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Agriculture / Conservation News
Witch Hazel, Connecticut’s forgotten agricultural product

By Carol Davidge - “The Reminder”

  MAY 2007 -- VOLUNTOWN - For four generations, the Michaels in the Dzurnak family of Sterling have harvested witch hazel in Pachaug State Forest.
“My grandfather, Michael Dzurnak, came up from Pennsylvania in the 1920s” said the third Michael, now semi-retired.  (Michael is a 26 year member of Ekonk Community Grange).
“My father - Michael, Jr.- was born in 1910 in Taylor, Pennsylvania, and was 10 years old when the family came to Sterling.”  The original Michael Dzurnak bought a 200-acre dairy farm, where Michael’s mother Mary, now 84, still lives.
New England witch hazel (Hamamelis vrginiania) is native to America.  It blooms in the late fall with frizzly looking yellow flowers.  It is a shrub that can be cut to the ground every year because it will re-sprout the following spring.
New England native Americans boiled the woody plant in water to create an extract that was used for medicinal purposes, such as cuts, muscle aches and insect bites.  The native Americans introduced witch hazel to the European colonists in the 1600s.
The name “witch” hazel may have several origins.  Branches of Witch Hazel were used by farmers as “witching sticks” for dowsing to find water.
The name may also have derived from an old English word “wych” meaning “pliable branches.”
In England, during American colonization, dowsing sticks were taken from an elm known as a “witch hazel,” so colonists may have transferred that name to the American bush, according to botanist Steven Foster.
Today, witch hazel is used around the world in numerous products from high-end cosmetics to deodorants and health care products.
It is also sold as an astringent for facial cleansing.  As much as 99 percent of the world’s witch hazel is produced in Connecticut by American Distilling & Manufacturing Company of East Hampton.
“More witch hazel is used than any other botanical product in the world,” according to American Distilling’s home page.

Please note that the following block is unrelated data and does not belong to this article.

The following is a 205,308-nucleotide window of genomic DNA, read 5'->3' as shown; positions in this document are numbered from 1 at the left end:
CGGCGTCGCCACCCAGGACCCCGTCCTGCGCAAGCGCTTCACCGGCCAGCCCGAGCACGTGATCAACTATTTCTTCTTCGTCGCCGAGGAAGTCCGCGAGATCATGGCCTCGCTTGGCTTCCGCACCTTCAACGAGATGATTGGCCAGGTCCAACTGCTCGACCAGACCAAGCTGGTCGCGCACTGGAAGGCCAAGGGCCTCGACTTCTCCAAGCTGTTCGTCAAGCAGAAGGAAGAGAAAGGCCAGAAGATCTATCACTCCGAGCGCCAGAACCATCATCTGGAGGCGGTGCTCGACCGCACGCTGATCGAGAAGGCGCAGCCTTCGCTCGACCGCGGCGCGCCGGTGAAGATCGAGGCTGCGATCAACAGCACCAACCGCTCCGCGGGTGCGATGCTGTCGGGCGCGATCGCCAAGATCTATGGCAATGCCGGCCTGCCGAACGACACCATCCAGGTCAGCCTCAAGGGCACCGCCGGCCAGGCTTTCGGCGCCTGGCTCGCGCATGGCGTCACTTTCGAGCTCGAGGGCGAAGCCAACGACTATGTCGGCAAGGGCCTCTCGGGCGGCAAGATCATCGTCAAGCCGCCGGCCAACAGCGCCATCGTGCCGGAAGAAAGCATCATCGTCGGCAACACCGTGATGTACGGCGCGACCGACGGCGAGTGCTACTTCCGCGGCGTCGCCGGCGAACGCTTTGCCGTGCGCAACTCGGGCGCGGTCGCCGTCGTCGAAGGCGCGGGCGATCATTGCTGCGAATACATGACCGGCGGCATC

The history of one of America’s oldest family brands - Dickinson witch hazel - goes back to the 1870’s, when Thomas N. Dickinson, Sr. began producing witch hazel in Essex.
His sons, T.N. Dickinson, Jr. and Everett Dickinson, created two different companies - the T.N. Dickinson company in East Haddam and the E.E. Dickinson company in Essex.
In drugstores today you can still find products with the E.E. Dickinson and T.N. Dickinson brands, but between 1970 and 1995, both companies merged with American Distilling.
The first Michael Dzurnak began to harvest witch hazel as a winter activity, and his son, grandson and great-grandsons have continued the tradition.
“We’re called bushhogs,” said the semi-retired Dzurnak.
When weather permits, Dzurnak and longtime friends Russell Galas of Dudley, Mass., and Teddy Lapointe of Sterling make the trek to Voluntown.
Asked how he can identify witch hazel in winter when there are no leaves on the branches, he said he’s been doing it since he was a kid.
“I can just tell,” said Dzurnak, who adds that witch hazel bushes sprout in late April or May.  “It comes up with the skunk cabbage and cowslip,” he said.
While his grandfather used draft horses to bring the brush out of the woods, today’s Dzurnak uses a tractor.
After the recent sleet storm, he sledded the brush out of Pachaug.  Then he put the brush through a wood chipper and took the chips to American Distilling.  Dzurnak has a permit from the Connecticut DEP, and he has harvested as many as 300 tons of witch hazel every year.
All varieties of witch hazel have the frizzly yellow flowers, but they bloom at different times.  the other native, Hamemeli vernalis, grows in the Ozarks and blooms in early winter; Asian varieties bloom in early spring:  Hamamelis japonica, Hamamelis mollis, and Hamamelis x intermedia.
If you’re in the woods in late fall and see a witch hazel blooming, watch the flowers.  Sometimes the seeds explode out of the blossoms.


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